1 1/2 cups confectioners' sugar
1/2 pound (2 sticks) Earth Balance Vegan Buttery Sticks
1 tbsp ground flax meal whisked in 3 tbsp warm water
1 tsp GF vanilla extract
2 3/4 cups Artisan Gluten-Free Flour Blend
1 tbsp xanthan gum
1 tsp baking soda
1 tsp cream of tartar

1. Preheat your oven to 375 deg F.
2. Cream together the sugar and "butter" in a mixer until light and fluffy.
3. Add the flax slurry and vanilla and mix.
4. Stir in the flour, xanthan gum, baking soda and cream of tartar.
5. Scoop rounded balls of dough about 2 inches apart onto an ungreased cookie sheet, then gently press with the palm of your hand to flatten slightly.
6. Bake for 7-8 minutes, or until the edges are just beginning to show the first hint of browning (larger cookies will take longer). Let cool for 5 minutes on the cookie sheet, then transfer to a wire rack and let cool completely.
7. Frost the cookies!

Note: For a quick and easy frosting recipe, cream together 1 1/2 cups confectioners' sugar, 2 1/2 tablespoons Earth Balance, 1 1/2 tbsp dairy-free milk (e.g. soy), and 3/4 teaspoon GF vanilla extract until smooth. Use more or less dairy-free milk to achieve the desired consistency, and add natural food coloring for colors other than white.

This recipe is: gluten-free, dairy-free, egg-free, peanut-free, tree nut-free, fish-free, shellfish-free, vegan.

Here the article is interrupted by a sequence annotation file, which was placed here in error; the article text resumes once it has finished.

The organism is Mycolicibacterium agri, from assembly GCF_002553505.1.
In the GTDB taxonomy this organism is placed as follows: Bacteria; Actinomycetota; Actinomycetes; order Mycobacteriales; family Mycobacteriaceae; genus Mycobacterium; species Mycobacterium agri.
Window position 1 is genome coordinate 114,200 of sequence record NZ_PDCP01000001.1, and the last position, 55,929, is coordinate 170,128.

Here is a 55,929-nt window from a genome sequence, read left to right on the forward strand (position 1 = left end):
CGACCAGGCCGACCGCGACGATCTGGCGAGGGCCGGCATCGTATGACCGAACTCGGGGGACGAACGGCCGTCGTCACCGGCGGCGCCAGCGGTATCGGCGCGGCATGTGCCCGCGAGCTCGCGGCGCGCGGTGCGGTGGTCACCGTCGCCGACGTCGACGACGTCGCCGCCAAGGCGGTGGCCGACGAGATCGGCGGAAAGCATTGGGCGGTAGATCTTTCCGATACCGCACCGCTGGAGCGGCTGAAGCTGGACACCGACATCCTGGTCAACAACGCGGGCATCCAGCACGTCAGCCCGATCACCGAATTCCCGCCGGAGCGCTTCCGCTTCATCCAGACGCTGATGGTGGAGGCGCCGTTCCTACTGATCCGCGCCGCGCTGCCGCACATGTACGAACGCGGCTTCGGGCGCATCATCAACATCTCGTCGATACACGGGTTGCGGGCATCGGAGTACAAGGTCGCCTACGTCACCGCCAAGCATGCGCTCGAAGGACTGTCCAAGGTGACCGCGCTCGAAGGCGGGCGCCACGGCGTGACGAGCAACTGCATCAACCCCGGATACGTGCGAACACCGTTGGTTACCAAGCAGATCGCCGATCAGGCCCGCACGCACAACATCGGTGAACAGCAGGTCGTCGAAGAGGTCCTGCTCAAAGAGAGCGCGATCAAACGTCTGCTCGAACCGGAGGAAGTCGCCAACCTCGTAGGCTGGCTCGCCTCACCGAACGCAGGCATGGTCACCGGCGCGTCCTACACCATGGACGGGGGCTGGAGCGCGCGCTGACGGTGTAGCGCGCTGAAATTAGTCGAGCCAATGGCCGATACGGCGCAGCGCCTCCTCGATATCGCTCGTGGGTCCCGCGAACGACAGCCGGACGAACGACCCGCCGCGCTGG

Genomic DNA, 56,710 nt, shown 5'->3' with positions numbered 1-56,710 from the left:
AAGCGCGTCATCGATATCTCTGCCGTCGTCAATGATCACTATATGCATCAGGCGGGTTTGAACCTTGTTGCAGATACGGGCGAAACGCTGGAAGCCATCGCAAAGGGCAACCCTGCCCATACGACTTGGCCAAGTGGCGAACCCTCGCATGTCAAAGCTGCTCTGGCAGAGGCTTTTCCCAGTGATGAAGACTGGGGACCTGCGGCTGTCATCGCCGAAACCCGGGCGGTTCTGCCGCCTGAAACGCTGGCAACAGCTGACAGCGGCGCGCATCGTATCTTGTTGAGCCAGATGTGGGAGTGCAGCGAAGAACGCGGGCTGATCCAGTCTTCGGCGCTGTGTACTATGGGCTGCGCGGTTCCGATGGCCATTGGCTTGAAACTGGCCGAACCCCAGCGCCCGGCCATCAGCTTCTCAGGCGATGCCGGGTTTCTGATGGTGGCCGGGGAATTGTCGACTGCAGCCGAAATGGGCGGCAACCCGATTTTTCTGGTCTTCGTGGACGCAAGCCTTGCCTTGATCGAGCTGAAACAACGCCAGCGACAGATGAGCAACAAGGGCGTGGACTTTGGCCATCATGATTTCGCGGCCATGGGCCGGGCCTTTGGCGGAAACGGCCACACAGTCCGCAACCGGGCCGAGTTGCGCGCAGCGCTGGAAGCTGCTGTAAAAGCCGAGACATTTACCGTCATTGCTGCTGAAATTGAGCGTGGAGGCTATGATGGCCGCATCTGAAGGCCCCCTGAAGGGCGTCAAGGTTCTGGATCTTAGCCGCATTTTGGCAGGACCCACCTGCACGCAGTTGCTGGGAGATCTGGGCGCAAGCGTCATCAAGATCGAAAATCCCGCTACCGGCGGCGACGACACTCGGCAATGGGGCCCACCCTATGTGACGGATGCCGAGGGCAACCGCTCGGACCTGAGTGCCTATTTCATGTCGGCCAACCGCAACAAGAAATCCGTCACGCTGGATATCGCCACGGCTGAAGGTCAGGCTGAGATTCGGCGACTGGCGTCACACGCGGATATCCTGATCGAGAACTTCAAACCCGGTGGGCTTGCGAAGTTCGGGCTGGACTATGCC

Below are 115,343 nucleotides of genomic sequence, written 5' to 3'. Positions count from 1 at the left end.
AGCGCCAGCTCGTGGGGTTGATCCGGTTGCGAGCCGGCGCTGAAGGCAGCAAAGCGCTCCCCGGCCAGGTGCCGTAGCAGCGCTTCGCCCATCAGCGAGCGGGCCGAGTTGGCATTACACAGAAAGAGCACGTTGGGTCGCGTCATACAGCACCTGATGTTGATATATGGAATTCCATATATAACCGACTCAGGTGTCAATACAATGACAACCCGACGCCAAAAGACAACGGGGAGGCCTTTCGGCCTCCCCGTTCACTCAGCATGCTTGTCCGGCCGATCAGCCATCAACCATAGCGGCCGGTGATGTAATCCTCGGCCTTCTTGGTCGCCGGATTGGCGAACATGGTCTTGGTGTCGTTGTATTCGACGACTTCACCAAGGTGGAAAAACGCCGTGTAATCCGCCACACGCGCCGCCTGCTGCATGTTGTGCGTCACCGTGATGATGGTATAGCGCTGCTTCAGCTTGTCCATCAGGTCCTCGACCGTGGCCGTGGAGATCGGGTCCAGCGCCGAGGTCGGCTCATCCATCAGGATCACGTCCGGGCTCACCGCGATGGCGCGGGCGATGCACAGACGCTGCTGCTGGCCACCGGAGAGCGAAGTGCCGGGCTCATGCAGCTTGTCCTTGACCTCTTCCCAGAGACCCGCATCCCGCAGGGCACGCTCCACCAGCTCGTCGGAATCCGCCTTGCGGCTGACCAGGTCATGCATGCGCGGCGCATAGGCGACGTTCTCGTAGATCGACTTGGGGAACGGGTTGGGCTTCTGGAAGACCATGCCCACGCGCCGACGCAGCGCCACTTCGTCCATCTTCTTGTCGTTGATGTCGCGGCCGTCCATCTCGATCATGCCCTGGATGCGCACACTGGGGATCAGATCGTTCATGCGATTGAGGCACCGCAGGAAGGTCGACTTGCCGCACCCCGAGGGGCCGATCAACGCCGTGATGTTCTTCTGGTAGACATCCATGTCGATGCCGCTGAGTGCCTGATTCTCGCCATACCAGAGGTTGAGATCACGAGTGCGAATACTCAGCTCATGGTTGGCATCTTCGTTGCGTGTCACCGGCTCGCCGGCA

- Pete


Erin S. said...

I love that random act of kindness! Have you tried hiking over in New Paltz yet? Minnewaska State Park is supposed to be great. I haven't been there since college

GF Gidget said...

Random acts of kindness are the best! This may seem like a stupid question. BUT... is coconut considered a nut allergen?

peterbronski said...

Hi Erin... We know New Paltz and Minnewaska well, and love 'em both! We've spent our fair share of time rock climbing in that neck of the woods.

Hi Gidget... We agree! Random acts of kindness are aweseome. Re: coconut. It depends. Traditionally, groups such as FAAN have leaned toward "no, coconut is not a tree nut allergen." However, the FALCPA (from FDA) says "yes." In practice, coconut allergies are rare.

Cheers, Pete

gfe--gluten free easily said...

Those cookies look fantastic, Pete and Kelli! Love the Pay It Forward approach always. :-)

BTW, a reader commented on Heidi's blog (Adventures of GF Mom) the other day that Heidi's recipe that contained coconut could not be considered nut free. She state that her child's allergist considered coconut a tree nut and stated that the protein factor was the same. In fact, her child had reacted to it. That was the first I had heard it being considered a tree nut.

We rode over that very bridge on our motorcycle on one of our summer excursions several years ago. We stayed in Blooming Grove, NY, in a great B&B. I think that's about an hour away from where you are now. Glad it was summer and not snow season!

Just noticed the new photo of you, two--love it!


Johanna B said...

I don't think I've ever commented on your blog but I subscribe by email. I absolutely loved this post. Thanks for the inspiration.

theMom said...

Love your new pic. Very cute.


njbookwoman said...

Nice story! Many, many, years ago when we lived in Westchester, Anthony's Nose was one of our favorite hikes --Beth may have "hiked" it in a snugglie back pack!
Love your new picture and enjoy reading the blog and the recipes.
ginny knackmuhs

Stephanie said...

What a great post! I am excited to try this recipe as well, it sounds great even if it is "free" of lots of things.

P.S. Like the new pic of you two :)

peterbronski said...

Hey Everyone! So glad this post resonated! Have a wonderful day...

Cheers, Pete